Often incorrectly attributed to Darwin, I believe the term “survival of the fittest” came from elsewhere. Darwin actually talked of “natural selection.”
The origin of the phrase “survival of the fittest” was first described by Herbert Spencer in 1864 in his published work The Principles of Biology. In his work, Spencer says, “This survival of the fittest, implies the multiplication of the fittest.” He also goes on to describe that Darwin’s take of natural selection is similar in that they both refer to the species that are most likely to survive in their environment. In the end, this phrase refers to the animals which are most adept at surviving in their given environment.
That quote originated from the theory of natural selection proposed by Charles Darwin and Alfred Russel Wallace. They argued that living things adapted and evolved to survive any changes in their environment. Failure to adapt would result in their extinction.
The phrase “survival of the fittest” was coined by Herbert Spencer, a British philosopher, after he read Charles Darwin’s 1859 edition of On the Origin of Species. Darwin himself used the phrase as a synonym for his concept of natural selection in the fifth edition of On the Origin of Species, published in 1869. The phrase “survival of the fittest” is now considered inaccurate by modern biologists, who claim that “fitness” is vague and that the phrase “natural selection” is a more descriptive and appropriate term.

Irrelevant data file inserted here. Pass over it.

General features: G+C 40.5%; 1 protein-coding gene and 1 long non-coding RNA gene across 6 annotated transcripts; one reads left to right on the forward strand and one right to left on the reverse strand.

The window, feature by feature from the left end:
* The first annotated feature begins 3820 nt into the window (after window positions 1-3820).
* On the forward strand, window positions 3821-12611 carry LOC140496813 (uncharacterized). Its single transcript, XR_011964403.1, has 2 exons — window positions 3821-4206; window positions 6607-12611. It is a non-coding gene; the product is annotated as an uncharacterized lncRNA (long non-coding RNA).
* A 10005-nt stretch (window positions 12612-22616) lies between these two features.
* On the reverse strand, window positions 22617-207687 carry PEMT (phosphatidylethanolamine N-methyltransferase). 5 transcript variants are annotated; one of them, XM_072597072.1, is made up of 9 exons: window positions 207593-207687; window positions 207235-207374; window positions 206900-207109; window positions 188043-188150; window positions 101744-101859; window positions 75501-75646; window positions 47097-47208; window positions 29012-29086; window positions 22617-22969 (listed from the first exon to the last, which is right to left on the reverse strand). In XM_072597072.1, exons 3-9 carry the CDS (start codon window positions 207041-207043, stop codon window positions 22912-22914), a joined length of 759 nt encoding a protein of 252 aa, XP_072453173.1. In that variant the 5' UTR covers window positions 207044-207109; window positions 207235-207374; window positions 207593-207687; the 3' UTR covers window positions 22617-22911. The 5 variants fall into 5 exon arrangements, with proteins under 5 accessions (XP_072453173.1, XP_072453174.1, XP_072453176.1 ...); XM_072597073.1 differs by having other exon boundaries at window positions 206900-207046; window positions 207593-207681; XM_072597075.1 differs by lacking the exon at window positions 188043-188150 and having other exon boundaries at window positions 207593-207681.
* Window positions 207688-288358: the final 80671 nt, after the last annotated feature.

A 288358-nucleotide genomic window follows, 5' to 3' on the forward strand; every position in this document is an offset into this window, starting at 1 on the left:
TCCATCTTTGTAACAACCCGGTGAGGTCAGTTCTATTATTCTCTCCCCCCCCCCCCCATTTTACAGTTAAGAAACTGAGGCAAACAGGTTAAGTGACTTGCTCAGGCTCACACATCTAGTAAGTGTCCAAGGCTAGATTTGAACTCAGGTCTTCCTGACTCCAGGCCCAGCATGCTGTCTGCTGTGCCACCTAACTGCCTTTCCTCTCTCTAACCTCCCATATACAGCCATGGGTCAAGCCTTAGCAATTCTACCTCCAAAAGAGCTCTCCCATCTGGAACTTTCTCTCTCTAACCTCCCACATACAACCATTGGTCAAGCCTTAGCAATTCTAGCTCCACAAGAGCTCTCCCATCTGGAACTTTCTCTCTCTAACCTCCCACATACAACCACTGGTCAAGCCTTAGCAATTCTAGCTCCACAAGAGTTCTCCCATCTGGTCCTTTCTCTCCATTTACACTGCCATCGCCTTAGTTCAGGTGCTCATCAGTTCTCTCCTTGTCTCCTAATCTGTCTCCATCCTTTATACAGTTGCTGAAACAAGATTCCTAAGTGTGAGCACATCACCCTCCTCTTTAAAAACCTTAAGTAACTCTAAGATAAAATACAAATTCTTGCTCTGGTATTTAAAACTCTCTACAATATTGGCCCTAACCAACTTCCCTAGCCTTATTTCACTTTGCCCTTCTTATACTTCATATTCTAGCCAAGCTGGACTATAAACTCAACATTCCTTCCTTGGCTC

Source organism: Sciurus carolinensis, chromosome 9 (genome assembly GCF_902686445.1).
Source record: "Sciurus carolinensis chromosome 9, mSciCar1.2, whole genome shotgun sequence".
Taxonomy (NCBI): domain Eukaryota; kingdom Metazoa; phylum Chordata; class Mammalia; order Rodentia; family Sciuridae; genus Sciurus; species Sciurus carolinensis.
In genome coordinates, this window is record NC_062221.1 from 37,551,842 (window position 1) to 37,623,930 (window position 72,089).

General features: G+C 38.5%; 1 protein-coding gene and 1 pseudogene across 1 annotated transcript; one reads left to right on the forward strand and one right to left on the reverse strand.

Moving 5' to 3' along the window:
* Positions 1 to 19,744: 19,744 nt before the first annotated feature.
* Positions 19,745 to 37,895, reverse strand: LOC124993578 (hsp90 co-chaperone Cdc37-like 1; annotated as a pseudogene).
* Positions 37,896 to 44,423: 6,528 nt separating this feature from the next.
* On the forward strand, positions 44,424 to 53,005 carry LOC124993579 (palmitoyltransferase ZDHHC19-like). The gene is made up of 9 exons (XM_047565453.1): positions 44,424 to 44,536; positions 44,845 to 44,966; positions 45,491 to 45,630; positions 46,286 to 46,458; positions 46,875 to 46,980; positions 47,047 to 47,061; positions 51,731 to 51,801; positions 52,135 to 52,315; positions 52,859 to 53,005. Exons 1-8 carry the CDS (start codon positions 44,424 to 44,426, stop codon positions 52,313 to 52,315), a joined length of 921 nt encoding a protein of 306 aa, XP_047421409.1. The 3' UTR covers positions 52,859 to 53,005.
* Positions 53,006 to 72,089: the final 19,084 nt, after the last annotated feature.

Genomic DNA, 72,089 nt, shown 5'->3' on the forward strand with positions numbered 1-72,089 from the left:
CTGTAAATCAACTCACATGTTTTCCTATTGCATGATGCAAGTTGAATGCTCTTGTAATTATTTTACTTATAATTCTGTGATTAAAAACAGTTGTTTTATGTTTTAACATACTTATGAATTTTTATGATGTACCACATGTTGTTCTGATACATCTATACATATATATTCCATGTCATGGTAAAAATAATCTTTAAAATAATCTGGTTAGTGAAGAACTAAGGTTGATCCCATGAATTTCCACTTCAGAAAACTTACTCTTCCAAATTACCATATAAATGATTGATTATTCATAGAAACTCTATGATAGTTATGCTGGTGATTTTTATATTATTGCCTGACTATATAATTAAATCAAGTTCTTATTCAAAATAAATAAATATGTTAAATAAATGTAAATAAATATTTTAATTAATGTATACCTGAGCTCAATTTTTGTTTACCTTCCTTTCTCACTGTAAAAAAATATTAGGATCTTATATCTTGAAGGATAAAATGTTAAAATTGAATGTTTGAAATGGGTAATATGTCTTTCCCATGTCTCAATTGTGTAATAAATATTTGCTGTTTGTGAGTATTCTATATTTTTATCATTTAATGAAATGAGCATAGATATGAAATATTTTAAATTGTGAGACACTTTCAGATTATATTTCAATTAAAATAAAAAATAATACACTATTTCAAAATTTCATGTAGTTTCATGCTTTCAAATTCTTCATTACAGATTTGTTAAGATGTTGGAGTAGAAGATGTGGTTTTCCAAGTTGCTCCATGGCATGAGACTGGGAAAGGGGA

“Survival of the fittest”, the idea that species adapt through natural mutation to meet environmental needs, was coined by Herbert Spencer in The Principles of Biology in 1864. However, after Charles Darwin used it in his fifth edition of Origin of Species in 1869 to describe natural selection, the term became widely attributed to him. In fact, Social Darwinism, a social idea based on the work of economists Malthus and Ricardo, is named after Darwin for the idea that people “survive” economically based on natural talents (American Pageant).
Many people attribute this phrase to Charles Darwin, but that is incorrect. Herbert Spencer, and English philosopher, sociologist, and biologist. Spencer coined the phrase “survival of the fittest” in his 1894 research entitled Principles of Biology, after having read Darwin’s On the Origin of Species (The Book of Lists Part II, entered under the 7 Well-Known Sayings Attributed to the Wrong Person, pg. 144).
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